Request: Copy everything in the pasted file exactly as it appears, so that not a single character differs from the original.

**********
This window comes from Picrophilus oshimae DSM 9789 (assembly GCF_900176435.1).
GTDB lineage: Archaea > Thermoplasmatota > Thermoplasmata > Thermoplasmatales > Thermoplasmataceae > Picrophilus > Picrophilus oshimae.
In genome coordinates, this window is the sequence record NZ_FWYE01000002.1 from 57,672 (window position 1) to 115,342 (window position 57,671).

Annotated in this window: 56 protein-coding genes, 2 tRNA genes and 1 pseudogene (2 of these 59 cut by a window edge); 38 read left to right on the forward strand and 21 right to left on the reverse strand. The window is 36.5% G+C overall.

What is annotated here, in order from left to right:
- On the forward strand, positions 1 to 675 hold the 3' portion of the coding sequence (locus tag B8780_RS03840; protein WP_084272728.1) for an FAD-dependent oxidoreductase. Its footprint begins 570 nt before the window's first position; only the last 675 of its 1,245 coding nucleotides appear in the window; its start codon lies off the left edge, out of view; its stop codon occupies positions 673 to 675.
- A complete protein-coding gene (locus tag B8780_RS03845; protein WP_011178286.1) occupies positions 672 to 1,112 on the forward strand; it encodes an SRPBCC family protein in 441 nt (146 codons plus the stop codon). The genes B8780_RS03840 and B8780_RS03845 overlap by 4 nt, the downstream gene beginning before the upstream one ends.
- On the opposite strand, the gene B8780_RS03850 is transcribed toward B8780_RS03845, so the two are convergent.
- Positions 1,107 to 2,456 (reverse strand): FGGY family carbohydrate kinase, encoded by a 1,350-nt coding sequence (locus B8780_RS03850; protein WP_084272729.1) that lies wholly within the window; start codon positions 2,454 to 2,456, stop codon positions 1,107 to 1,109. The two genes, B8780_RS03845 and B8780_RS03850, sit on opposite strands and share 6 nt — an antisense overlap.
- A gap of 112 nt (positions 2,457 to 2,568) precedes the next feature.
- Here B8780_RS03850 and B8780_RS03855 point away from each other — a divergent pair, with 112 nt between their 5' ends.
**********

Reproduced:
This window comes from Picrophilus oshimae DSM 9789 (assembly GCF_900176435.1).
GTDB lineage: Archaea > Thermoplasmatota > Thermoplasmata > Thermoplasmatales > Thermoplasmataceae > Picrophilus > Picrophilus oshimae.
In genome coordinates, this window is the sequence record NZ_FWYE01000002.1 from 57,672 (window position 1) to 115,342 (window position 57,671).

Annotated in this window: 56 protein-coding genes, 2 tRNA genes and 1 pseudogene (2 of these 59 cut by a window edge); 38 read left to right on the forward strand and 21 right to left on the reverse strand. The window is 36.5% G+C overall.

What is annotated here, in order from left to right:
- On the forward strand, positions 1 to 675 hold the 3' portion of the coding sequence (locus tag B8780_RS03840; protein WP_084272728.1) for an FAD-dependent oxidoreductase. Its footprint begins 570 nt before the window's first position; only the last 675 of its 1,245 coding nucleotides appear in the window; its start codon lies off the left edge, out of view; its stop codon occupies positions 673 to 675.
- A complete protein-coding gene (locus tag B8780_RS03845; protein WP_011178286.1) occupies positions 672 to 1,112 on the forward strand; it encodes an SRPBCC family protein in 441 nt (146 codons plus the stop codon). The genes B8780_RS03840 and B8780_RS03845 overlap by 4 nt, the downstream gene beginning before the upstream one ends.
- On the opposite strand, the gene B8780_RS03850 is transcribed toward B8780_RS03845, so the two are convergent.
- Positions 1,107 to 2,456 (reverse strand): FGGY family carbohydrate kinase, encoded by a 1,350-nt coding sequence (locus B8780_RS03850; protein WP_084272729.1) that lies wholly within the window; start codon positions 2,454 to 2,456, stop codon positions 1,107 to 1,109. The two genes, B8780_RS03845 and B8780_RS03850, sit on opposite strands and share 6 nt — an antisense overlap.
- A gap of 112 nt (positions 2,457 to 2,568) precedes the next feature.
- Here B8780_RS03850 and B8780_RS03855 point away from each other — a divergent pair, with 112 nt between their 5' ends.